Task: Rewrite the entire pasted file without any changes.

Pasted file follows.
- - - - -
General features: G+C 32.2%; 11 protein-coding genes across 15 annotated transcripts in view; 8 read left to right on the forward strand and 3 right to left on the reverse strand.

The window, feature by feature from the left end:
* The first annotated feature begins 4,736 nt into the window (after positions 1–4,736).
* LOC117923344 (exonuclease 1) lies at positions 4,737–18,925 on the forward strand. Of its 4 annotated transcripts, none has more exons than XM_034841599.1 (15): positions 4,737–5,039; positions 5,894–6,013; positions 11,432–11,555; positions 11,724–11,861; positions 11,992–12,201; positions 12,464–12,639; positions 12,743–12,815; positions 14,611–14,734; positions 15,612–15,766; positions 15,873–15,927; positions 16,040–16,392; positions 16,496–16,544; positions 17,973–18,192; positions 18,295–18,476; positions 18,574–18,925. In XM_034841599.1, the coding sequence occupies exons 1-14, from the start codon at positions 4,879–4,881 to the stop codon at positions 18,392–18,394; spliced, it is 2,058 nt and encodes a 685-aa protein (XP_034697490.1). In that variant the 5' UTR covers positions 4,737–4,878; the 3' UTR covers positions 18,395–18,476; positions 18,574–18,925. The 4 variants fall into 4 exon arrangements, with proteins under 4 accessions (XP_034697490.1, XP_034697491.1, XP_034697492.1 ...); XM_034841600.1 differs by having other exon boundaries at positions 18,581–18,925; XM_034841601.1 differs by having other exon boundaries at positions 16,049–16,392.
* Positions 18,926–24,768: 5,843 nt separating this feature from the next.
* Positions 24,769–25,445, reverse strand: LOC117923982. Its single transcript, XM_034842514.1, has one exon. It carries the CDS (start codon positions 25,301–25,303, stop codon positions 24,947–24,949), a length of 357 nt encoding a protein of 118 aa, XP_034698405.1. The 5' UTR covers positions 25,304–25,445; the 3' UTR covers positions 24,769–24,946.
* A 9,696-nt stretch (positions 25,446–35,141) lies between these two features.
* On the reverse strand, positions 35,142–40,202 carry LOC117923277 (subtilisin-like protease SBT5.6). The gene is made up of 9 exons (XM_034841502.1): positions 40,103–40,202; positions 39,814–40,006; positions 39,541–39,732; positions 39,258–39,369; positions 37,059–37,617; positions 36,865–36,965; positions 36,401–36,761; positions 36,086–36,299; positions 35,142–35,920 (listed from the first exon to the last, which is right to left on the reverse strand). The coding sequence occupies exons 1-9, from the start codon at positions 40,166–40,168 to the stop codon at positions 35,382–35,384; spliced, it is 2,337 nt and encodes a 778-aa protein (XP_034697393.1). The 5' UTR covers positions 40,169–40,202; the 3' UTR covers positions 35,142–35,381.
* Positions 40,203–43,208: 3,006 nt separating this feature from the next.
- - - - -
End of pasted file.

General features: G+C 32.2%; 11 protein-coding genes across 15 annotated transcripts in view; 8 read left to right on the forward strand and 3 right to left on the reverse strand.

The window, feature by feature from the left end:
* The first annotated feature begins 4,736 nt into the window (after positions 1–4,736).
* LOC117923344 (exonuclease 1) lies at positions 4,737–18,925 on the forward strand. Of its 4 annotated transcripts, none has more exons than XM_034841599.1 (15): positions 4,737–5,039; positions 5,894–6,013; positions 11,432–11,555; positions 11,724–11,861; positions 11,992–12,201; positions 12,464–12,639; positions 12,743–12,815; positions 14,611–14,734; positions 15,612–15,766; positions 15,873–15,927; positions 16,040–16,392; positions 16,496–16,544; positions 17,973–18,192; positions 18,295–18,476; positions 18,574–18,925. In XM_034841599.1, the coding sequence occupies exons 1-14, from the start codon at positions 4,879–4,881 to the stop codon at positions 18,392–18,394; spliced, it is 2,058 nt and encodes a 685-aa protein (XP_034697490.1). In that variant the 5' UTR covers positions 4,737–4,878; the 3' UTR covers positions 18,395–18,476; positions 18,574–18,925. The 4 variants fall into 4 exon arrangements, with proteins under 4 accessions (XP_034697490.1, XP_034697491.1, XP_034697492.1 ...); XM_034841600.1 differs by having other exon boundaries at positions 18,581–18,925; XM_034841601.1 differs by having other exon boundaries at positions 16,049–16,392.
* Positions 18,926–24,768: 5,843 nt separating this feature from the next.
* Positions 24,769–25,445, reverse strand: LOC117923982. Its single transcript, XM_034842514.1, has one exon. It carries the CDS (start codon positions 25,301–25,303, stop codon positions 24,947–24,949), a length of 357 nt encoding a protein of 118 aa, XP_034698405.1. The 5' UTR covers positions 25,304–25,445; the 3' UTR covers positions 24,769–24,946.
* A 9,696-nt stretch (positions 25,446–35,141) lies between these two features.
* On the reverse strand, positions 35,142–40,202 carry LOC117923277 (subtilisin-like protease SBT5.6). The gene is made up of 9 exons (XM_034841502.1): positions 40,103–40,202; positions 39,814–40,006; positions 39,541–39,732; positions 39,258–39,369; positions 37,059–37,617; positions 36,865–36,965; positions 36,401–36,761; positions 36,086–36,299; positions 35,142–35,920 (listed from the first exon to the last, which is right to left on the reverse strand). The coding sequence occupies exons 1-9, from the start codon at positions 40,166–40,168 to the stop codon at positions 35,382–35,384; spliced, it is 2,337 nt and encodes a 778-aa protein (XP_034697393.1). The 5' UTR covers positions 40,169–40,202; the 3' UTR covers positions 35,142–35,381.
* Positions 40,203–43,208: 3,006 nt separating this feature from the next.